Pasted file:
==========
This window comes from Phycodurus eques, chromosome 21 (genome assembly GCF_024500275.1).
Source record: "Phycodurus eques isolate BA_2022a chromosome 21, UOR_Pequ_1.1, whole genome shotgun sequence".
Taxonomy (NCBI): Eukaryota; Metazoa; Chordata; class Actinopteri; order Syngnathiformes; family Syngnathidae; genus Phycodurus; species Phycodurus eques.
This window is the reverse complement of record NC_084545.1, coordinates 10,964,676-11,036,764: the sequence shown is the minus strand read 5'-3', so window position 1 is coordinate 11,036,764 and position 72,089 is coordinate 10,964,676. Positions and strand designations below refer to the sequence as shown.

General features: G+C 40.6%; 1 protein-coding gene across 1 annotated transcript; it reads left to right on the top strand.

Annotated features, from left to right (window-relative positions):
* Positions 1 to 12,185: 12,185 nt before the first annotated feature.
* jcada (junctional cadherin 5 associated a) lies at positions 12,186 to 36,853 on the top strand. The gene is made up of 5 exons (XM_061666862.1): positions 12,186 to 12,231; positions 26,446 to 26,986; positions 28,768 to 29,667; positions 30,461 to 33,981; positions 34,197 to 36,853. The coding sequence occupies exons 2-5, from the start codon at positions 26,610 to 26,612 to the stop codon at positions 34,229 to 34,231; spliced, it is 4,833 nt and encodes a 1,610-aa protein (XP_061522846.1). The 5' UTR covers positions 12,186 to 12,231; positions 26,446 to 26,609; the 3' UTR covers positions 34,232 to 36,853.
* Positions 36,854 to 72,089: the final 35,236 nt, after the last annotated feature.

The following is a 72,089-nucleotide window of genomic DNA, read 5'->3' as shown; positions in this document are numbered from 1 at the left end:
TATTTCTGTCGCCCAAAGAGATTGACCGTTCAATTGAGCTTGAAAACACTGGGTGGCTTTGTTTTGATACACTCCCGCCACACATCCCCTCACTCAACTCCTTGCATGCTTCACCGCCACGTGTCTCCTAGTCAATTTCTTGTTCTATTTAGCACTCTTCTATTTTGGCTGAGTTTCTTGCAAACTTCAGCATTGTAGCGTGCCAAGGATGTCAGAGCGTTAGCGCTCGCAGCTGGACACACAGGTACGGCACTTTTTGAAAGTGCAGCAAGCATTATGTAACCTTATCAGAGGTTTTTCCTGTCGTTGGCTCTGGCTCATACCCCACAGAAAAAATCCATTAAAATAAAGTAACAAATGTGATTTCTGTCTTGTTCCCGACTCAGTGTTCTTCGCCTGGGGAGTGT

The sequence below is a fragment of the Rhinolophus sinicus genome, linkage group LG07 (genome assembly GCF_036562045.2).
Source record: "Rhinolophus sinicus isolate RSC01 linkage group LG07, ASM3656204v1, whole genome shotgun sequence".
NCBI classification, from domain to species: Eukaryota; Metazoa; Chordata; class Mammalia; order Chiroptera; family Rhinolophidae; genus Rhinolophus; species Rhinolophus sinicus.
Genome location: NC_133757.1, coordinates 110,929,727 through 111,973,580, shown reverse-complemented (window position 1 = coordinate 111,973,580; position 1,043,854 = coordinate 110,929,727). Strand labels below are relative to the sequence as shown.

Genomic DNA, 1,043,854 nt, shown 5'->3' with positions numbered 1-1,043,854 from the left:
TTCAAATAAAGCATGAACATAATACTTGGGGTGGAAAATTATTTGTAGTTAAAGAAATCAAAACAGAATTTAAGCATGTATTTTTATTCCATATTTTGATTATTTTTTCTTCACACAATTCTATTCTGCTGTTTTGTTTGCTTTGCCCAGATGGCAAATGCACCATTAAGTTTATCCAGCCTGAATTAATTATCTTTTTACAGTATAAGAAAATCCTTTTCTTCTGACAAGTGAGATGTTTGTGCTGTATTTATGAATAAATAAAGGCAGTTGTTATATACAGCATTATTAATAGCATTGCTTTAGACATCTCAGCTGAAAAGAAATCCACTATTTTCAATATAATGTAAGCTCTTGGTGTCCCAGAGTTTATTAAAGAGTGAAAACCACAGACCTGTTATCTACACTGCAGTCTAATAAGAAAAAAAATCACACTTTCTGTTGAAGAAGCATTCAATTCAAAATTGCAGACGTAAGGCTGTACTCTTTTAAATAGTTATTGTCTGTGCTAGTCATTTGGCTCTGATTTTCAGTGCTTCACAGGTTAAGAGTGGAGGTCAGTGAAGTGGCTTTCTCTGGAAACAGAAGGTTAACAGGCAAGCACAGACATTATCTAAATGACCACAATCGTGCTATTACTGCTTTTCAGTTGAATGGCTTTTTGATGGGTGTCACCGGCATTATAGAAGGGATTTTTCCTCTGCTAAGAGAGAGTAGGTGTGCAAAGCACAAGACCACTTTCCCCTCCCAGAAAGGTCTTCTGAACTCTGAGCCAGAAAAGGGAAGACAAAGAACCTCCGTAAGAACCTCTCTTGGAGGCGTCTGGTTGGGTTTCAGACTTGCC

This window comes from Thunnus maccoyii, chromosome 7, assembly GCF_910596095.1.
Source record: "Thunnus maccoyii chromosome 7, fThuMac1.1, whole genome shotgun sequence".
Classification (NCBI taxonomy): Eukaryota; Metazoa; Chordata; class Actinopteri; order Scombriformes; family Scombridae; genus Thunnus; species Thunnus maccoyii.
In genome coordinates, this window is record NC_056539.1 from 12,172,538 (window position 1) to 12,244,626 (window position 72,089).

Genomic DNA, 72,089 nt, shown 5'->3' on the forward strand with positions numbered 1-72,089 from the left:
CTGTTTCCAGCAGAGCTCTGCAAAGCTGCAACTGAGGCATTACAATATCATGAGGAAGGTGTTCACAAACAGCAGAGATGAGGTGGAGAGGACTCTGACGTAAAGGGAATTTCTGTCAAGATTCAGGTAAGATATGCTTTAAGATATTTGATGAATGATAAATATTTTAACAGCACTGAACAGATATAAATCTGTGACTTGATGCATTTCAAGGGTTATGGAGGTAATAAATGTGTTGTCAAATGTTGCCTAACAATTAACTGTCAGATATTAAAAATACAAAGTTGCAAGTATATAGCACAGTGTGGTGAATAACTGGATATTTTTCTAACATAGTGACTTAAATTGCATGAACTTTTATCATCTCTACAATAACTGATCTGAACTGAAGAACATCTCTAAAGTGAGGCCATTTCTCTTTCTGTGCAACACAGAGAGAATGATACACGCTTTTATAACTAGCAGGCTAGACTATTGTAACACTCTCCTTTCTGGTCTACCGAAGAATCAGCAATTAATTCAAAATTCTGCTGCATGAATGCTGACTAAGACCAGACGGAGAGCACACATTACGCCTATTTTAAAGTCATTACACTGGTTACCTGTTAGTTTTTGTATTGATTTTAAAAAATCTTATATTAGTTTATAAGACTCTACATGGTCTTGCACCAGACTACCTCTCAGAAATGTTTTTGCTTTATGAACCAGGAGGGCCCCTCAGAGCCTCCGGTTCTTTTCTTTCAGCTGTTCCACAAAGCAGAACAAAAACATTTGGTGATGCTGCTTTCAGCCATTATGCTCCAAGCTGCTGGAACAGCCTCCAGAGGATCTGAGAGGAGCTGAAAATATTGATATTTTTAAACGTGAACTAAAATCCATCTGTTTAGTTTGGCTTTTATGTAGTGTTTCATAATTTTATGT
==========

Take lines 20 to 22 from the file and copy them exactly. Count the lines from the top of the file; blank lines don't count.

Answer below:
Classification (NCBI taxonomy): Eukaryota; Metazoa; Chordata; class Actinopteri; order Scombriformes; family Scombridae; genus Thunnus; species Thunnus maccoyii.
In genome coordinates, this window is record NC_056539.1 from 12,172,538 (window position 1) to 12,244,626 (window position 72,089).

Genomic DNA, 72,089 nt, shown 5'->3' on the forward strand with positions numbered 1-72,089 from the left: